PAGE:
Ford's testing out making car parts using a massive 3D printer

 
Lynsey Barber
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3D printed car parts are being made by Ford in a new pilot scheme (Source: Ford )

Car spoilers and other bespoke and custom car parts could be made for Ford's vehicles with the help of a massive 3D printer.

The US car company is testing out the technique with a new machine, the Infinite Build, from Stratasys, which can construct parts made of plastic on a larger scale than many 3D printers - feet rather than inches - something it said could be a breakthrough for car manufacturing.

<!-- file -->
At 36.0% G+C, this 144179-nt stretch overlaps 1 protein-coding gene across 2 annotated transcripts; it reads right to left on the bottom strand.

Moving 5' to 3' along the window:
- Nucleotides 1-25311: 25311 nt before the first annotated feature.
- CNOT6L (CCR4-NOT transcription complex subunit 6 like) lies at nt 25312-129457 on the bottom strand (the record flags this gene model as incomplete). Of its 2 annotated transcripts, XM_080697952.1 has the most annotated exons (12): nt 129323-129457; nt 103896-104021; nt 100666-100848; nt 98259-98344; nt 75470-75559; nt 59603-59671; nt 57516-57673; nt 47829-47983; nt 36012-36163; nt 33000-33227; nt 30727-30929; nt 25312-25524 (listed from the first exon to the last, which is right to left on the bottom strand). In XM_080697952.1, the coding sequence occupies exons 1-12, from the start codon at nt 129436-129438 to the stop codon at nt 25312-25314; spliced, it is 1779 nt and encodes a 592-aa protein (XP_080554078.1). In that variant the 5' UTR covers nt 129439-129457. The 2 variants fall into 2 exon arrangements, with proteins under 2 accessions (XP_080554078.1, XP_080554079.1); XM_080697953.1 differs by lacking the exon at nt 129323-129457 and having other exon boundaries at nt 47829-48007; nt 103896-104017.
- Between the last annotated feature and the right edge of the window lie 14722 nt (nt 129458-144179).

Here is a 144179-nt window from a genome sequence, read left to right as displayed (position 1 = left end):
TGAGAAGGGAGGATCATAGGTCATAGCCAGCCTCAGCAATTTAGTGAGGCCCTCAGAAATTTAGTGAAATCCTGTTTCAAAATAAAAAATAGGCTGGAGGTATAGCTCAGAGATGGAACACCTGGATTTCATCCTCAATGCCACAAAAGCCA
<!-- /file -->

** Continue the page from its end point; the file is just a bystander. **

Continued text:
A video shows Ford experimenting with a six foot long spoiler and they believe it can be used on low volume lines, such as race cars. Meanwhile, customers could also benefit from the technique which can be used to create custom designs and Ford will also use the massive 3D printer for prototyping.

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“With Infinite Build technology, we can print large tools, fixtures and components, making us more nimble in design iterations,” said Ford technical leader Ellen Lee.

"We’re excited to have early access to Stratasys’ new technology to help steer development of large-scale printing for automotive applications and requirements.”

According to analysts at IDC, the amount spent on 3D printing is expected to grow to $29bn (£24bn) by 2020, from $13.2bn in 2016. It expects the automotive design industry to generate the largest revenues for 3D printing firms.

WATCH: Ford tests out massive 3D printing

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